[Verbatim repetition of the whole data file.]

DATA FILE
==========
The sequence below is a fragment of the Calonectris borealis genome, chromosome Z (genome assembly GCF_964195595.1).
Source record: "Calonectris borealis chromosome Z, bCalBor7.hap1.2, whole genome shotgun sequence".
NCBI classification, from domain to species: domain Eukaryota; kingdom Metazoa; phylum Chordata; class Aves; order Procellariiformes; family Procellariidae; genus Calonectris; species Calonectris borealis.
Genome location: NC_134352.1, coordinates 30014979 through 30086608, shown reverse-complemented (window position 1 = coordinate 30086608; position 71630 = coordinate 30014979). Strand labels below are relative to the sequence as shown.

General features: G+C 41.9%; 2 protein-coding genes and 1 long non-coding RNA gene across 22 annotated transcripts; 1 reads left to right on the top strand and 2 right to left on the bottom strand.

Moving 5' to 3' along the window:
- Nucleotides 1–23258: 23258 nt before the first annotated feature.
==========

The sequence below is a fragment of the Calonectris borealis genome, chromosome Z (genome assembly GCF_964195595.1).
Source record: "Calonectris borealis chromosome Z, bCalBor7.hap1.2, whole genome shotgun sequence".
NCBI classification, from domain to species: domain Eukaryota; kingdom Metazoa; phylum Chordata; class Aves; order Procellariiformes; family Procellariidae; genus Calonectris; species Calonectris borealis.
Genome location: NC_134352.1, coordinates 30014979 through 30086608, shown reverse-complemented (window position 1 = coordinate 30086608; position 71630 = coordinate 30014979). Strand labels below are relative to the sequence as shown.

General features: G+C 41.9%; 2 protein-coding genes and 1 long non-coding RNA gene across 22 annotated transcripts; 1 reads left to right on the top strand and 2 right to left on the bottom strand.

Moving 5' to 3' along the window:
- Nucleotides 1–23258: 23258 nt before the first annotated feature.